Water Resources Research Act Program

Details for Project ID 2019KY290B

Predicting harmful cyanobacteria blooms in central Kentucky lakes

Institute: Kentucky
Year Established: 2019 Start Date: 2019-06-17 End Date: 2020-06-16
Total Federal Funds: $9,988 Total Non-Federal Funds: $20,136

Principal Investigators: Jason W. Marion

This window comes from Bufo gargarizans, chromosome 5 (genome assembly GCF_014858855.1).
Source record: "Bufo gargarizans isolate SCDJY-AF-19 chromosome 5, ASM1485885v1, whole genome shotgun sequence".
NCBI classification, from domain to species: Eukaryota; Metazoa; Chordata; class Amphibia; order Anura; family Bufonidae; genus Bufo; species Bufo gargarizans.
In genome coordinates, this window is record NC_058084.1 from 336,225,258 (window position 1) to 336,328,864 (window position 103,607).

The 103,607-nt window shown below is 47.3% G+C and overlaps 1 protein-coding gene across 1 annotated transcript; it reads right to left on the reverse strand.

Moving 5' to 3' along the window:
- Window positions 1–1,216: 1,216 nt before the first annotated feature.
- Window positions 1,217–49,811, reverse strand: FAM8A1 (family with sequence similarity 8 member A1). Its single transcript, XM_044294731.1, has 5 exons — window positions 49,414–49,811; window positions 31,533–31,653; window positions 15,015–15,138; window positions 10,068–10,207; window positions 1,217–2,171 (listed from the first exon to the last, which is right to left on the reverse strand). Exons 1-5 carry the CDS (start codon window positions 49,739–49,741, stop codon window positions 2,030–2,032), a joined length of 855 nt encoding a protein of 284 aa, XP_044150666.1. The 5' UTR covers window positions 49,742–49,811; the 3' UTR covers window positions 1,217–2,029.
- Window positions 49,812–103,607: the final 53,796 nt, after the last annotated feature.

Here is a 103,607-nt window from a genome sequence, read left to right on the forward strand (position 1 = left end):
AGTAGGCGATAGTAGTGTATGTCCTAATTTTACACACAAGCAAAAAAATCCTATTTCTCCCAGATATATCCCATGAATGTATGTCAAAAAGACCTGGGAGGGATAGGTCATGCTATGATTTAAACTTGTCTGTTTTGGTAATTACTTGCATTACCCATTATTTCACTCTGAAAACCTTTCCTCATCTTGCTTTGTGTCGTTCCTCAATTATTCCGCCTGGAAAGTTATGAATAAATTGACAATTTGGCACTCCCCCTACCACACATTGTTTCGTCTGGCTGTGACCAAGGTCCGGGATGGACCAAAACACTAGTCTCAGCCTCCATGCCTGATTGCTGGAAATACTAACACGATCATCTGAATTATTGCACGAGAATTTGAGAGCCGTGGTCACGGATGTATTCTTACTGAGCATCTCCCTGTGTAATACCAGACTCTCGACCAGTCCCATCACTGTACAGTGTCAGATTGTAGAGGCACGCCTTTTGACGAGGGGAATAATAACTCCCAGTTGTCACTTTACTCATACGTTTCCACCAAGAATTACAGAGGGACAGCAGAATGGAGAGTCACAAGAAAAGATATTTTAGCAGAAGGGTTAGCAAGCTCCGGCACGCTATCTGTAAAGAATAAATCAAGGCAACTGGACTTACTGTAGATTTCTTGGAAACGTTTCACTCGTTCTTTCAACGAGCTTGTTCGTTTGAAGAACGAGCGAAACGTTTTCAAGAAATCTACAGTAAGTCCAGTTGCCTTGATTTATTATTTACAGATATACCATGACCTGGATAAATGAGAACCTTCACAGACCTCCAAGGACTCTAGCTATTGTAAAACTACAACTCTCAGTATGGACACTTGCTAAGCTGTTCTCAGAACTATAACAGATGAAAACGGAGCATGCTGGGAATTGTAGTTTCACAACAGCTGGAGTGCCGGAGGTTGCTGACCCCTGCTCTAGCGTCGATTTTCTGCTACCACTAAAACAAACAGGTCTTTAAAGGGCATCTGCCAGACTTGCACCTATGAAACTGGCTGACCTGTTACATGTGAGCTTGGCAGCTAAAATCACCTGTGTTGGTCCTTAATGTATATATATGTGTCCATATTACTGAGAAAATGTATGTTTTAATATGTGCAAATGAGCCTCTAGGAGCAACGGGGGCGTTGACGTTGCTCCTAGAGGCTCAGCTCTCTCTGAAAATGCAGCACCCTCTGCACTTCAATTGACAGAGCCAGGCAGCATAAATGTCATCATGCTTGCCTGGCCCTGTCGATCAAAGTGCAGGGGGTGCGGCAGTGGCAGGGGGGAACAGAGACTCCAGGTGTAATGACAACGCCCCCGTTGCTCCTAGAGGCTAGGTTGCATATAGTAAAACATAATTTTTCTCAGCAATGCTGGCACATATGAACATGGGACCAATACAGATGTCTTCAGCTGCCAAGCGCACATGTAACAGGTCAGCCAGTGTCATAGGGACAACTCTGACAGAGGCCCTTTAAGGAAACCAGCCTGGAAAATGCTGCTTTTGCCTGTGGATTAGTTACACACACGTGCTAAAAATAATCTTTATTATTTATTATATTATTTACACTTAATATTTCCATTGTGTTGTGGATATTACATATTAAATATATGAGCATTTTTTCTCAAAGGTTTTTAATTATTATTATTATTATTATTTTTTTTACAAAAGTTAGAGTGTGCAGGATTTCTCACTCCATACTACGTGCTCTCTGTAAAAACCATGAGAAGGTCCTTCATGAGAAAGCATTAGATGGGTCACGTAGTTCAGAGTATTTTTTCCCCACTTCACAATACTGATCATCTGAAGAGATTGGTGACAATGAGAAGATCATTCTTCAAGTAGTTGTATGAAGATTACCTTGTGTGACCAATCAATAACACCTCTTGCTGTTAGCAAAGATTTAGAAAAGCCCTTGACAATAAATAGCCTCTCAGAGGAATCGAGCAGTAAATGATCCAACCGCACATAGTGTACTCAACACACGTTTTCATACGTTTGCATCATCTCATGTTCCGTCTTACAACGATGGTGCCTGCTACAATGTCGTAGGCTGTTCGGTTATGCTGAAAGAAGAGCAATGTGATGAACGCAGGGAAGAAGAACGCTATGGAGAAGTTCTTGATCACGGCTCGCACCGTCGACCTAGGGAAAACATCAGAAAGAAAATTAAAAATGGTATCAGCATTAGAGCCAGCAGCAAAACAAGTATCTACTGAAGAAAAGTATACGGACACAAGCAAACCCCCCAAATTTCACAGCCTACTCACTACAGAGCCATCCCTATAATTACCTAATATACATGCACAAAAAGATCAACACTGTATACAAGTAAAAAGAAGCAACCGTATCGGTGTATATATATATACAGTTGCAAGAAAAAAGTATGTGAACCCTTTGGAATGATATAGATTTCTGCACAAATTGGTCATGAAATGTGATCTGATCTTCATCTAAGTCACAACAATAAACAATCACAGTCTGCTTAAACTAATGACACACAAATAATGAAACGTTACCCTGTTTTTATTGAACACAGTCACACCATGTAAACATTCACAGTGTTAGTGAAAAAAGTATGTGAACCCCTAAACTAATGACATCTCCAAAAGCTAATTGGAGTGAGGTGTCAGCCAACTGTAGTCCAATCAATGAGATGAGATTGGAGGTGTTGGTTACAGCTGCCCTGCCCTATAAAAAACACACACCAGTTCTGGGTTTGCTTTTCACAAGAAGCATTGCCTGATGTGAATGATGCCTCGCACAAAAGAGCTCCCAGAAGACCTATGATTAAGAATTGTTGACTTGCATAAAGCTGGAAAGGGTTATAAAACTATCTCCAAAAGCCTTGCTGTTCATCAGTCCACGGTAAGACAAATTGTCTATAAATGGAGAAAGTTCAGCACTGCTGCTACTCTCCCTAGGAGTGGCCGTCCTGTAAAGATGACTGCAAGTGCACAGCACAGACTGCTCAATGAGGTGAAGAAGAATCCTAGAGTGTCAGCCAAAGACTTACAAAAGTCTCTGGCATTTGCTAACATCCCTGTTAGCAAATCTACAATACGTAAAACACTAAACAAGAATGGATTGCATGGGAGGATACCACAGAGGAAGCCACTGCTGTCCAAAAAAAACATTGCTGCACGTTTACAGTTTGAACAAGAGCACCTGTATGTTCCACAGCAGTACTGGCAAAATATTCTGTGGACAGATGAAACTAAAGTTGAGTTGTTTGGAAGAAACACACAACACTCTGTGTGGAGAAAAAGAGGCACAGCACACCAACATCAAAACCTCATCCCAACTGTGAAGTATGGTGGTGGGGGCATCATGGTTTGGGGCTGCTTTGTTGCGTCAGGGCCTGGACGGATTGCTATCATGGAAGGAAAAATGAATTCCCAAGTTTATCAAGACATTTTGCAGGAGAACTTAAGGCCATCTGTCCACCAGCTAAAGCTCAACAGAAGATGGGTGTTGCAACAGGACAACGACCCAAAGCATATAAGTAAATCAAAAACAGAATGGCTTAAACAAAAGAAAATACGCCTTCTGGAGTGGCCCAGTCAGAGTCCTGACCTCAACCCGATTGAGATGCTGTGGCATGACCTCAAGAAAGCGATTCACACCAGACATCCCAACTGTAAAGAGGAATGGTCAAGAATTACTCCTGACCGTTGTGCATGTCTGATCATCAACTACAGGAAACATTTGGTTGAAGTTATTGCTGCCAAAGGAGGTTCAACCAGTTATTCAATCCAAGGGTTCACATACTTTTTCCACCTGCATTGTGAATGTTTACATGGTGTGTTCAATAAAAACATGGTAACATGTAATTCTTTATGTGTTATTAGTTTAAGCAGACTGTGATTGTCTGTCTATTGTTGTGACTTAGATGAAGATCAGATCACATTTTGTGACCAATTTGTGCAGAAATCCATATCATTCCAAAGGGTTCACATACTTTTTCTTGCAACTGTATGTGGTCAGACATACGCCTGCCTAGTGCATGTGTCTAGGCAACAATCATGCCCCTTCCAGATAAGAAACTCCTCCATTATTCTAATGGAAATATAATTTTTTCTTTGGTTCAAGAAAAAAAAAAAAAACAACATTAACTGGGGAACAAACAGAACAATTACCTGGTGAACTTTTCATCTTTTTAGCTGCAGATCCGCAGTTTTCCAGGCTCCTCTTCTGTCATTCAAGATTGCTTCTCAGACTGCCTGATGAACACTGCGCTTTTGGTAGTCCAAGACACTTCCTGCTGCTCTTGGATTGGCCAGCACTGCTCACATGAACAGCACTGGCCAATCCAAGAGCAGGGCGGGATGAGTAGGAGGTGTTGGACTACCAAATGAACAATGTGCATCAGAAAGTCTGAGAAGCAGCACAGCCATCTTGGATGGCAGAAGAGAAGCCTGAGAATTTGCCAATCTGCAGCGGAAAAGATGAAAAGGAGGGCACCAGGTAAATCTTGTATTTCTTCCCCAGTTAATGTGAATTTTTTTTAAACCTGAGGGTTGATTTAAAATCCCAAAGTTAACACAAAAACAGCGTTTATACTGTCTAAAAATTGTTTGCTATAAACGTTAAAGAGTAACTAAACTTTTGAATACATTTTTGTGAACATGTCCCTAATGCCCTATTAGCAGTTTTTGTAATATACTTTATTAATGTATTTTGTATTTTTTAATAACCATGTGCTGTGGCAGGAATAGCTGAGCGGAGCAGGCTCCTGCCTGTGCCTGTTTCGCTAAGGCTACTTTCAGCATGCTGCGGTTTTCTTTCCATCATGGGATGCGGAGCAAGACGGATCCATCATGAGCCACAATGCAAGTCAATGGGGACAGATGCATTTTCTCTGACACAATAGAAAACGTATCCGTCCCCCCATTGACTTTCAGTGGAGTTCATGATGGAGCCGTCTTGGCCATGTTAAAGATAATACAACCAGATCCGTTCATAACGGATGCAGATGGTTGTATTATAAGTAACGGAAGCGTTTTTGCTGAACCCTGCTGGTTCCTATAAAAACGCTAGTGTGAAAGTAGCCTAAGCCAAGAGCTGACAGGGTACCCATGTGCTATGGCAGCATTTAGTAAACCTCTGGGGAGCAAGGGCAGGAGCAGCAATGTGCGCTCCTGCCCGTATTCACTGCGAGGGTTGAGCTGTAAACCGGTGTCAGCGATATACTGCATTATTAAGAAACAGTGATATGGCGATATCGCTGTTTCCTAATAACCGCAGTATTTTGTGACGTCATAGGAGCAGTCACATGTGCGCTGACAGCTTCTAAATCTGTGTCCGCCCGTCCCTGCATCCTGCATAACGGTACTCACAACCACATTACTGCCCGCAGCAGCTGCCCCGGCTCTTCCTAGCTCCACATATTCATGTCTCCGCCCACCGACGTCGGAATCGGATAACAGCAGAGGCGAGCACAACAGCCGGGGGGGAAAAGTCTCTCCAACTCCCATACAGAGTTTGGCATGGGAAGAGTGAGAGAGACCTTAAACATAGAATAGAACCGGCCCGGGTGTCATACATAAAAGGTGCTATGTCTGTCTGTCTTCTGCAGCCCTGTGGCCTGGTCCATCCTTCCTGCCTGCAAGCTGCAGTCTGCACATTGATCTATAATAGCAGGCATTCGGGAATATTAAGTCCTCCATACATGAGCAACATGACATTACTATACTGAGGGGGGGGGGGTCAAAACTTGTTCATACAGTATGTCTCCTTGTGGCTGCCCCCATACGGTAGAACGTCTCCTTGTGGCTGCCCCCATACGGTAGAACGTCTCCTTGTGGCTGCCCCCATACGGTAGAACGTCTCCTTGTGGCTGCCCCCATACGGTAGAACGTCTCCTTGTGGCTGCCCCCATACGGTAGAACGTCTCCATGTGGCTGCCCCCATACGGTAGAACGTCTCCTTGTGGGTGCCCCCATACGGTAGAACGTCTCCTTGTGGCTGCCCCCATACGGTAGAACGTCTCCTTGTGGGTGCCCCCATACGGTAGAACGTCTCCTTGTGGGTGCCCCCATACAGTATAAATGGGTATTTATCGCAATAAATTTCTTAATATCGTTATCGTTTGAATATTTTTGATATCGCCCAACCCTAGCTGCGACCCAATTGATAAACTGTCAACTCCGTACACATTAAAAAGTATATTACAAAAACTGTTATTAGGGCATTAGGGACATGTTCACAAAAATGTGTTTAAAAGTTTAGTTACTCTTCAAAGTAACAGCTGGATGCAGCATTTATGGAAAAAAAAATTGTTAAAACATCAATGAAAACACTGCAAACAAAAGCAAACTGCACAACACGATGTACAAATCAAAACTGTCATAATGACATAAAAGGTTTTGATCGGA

Abstract: Cyanobacteria may adversely impact aquatic ecosystems through oxygen depletion and cyanotoxin production. These cyanotoxins can also harm human health and livestock. In recent years, cyanobacteria blooms have been observed in several of Kentucky’s lakes that serve multiple uses including being drinking water supplies and recreational waters. In Kentucky, there is a need to be able to rapidly measure and predict cyanotoxin concentrations in our lakes. In addition, further studies on the role of phosphorus (P), nitrogen (N), and potentially other factors such as N:P ratios and water transparency are needed for informing bloom prevention. For this proposed study, we will study water from four Central Kentucky lakes (Taylorsville, Guist Creek, Lake Reba, and Wilgreen Lake) on 15 different occasions between May 2019 through November 2019, and potentially other lakes during known active bloom activity and/or citizen science engagement. Specifically, we will determine if microcystin and anatoxin-a concentrations can be determined by simpler methods than 96-well ELISA microplates by using rapidly and simply measured phycocyanin and chlorophyll a by fluorometery, nutrients by Hach methods, and simple dipstick-based toxin levels with the AbraScan digital strip reader. As a secondary goal (and as a contingency if no blooms naturally occur), we will use the nutrient data from the sampling effort, coupled with a simple laboratory-based (microcosm) study using spiked water samples of N, P, and N+P fertilizers, to understand the relationship between nutrients, phycocyanin, and cyanotoxin development in these four Kentucky lakes. Overall, we will (1) deliver meaningful undergraduate research experiences to at least two or three Eastern Kentucky University undergraduate students, (2) obtain valuable water quality data on four Kentucky lakes over 15 weeks, (3) characterize toxin concentrations by 96-well ELISA plates and simpler methods using 20 or 60 water samples, (4) engage at least once with citizen scientists at an area lake, and (5) publish our findings in at least one reputable peer-reviewed water-related journal with an impact factor greater than 2.0. Ultimately, we expect that phycocyanin and N:P ratios will be associated with cyantoxin levels in the four Kentucky study lakes. The findings may further facilitate easier bloom surveillance by public agencies and non-scientists in Kentucky using the simple methods to be evaluated.